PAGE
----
Travesti activist Lohana Berkins stands in the foreground, her fist raised in struggle and solidarity (fig. 1). Behind a wave of blood red fabric, a swell of protestors chant, lifting pink and blue signs high above their heads demanding justicia for Diana Sacayán. The hand-painted word compañera peeks out from the fabric's folds, curling across the collective's banner in bold, black cursive outlined in soft baby blue. Compañera—a word thick with complicity, friendship, solidarity, and struggle—manifests the crowd's affective commitments. The banner enfolds the march in a loose, sensuous weave as protestors flood the streets of Buenos Aires denouncing Diana's murder.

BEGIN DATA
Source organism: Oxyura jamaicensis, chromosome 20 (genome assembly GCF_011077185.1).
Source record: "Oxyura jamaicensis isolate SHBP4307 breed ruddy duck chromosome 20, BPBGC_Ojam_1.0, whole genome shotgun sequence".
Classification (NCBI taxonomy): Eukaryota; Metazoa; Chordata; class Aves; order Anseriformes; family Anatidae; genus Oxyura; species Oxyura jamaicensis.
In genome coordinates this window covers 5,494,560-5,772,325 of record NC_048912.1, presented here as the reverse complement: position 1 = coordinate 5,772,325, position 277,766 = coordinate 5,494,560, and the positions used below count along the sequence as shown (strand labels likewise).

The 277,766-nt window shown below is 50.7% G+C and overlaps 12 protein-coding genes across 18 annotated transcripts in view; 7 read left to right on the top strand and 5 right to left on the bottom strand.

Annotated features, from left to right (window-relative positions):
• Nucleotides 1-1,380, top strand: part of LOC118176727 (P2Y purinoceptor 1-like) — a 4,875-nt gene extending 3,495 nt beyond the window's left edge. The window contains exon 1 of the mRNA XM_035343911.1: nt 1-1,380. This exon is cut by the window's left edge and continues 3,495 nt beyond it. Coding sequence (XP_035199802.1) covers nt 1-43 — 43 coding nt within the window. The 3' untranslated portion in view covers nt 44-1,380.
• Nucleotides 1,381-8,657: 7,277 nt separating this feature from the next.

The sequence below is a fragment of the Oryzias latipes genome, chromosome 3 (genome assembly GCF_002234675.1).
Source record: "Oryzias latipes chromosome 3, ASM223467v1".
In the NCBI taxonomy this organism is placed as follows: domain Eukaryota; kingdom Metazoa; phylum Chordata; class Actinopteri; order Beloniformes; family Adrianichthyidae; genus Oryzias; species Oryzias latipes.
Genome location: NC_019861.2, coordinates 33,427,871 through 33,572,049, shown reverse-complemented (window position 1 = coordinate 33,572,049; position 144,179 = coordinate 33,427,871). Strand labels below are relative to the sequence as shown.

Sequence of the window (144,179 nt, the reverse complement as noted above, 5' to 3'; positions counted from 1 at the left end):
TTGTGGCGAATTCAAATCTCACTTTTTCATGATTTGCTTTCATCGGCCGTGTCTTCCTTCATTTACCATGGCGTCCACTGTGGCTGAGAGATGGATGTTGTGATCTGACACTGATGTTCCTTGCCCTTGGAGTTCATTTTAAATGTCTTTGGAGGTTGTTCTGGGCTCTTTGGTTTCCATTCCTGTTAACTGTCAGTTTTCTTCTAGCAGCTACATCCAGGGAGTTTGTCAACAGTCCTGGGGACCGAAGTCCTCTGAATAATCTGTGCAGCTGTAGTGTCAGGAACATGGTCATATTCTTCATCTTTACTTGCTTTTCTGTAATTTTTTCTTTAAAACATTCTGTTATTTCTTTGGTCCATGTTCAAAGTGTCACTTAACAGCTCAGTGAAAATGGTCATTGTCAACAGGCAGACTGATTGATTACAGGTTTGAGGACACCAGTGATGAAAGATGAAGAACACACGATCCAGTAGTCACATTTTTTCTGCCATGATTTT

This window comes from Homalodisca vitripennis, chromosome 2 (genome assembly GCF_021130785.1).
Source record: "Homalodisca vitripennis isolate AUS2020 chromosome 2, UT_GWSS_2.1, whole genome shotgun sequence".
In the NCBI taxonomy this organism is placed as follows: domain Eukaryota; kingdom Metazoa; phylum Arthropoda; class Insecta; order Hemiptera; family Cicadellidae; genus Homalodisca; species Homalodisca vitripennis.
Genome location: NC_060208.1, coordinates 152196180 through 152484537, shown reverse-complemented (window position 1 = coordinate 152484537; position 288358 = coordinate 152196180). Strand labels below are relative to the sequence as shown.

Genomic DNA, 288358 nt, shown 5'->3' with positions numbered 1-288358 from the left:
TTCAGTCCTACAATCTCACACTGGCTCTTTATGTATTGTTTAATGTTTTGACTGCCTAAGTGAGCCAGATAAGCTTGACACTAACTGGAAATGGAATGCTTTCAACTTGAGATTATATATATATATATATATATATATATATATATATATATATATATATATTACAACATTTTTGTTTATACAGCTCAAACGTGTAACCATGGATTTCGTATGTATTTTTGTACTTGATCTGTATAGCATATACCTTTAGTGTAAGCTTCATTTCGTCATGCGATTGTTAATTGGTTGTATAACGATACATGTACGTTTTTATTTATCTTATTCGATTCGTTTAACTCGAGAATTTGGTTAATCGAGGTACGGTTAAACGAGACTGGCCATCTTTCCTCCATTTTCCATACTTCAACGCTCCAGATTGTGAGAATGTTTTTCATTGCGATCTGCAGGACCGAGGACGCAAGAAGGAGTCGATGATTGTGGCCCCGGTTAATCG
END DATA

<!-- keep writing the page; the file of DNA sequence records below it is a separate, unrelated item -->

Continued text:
One sign in the upper right-hand corner stands out from the rest: painted in black, Diana Sacayán's portrait overlays the pan-indigenous wiphala flag's checkered pattern, framed by the words trava sudaca originaria. Diana's singular self-identification defies easy...

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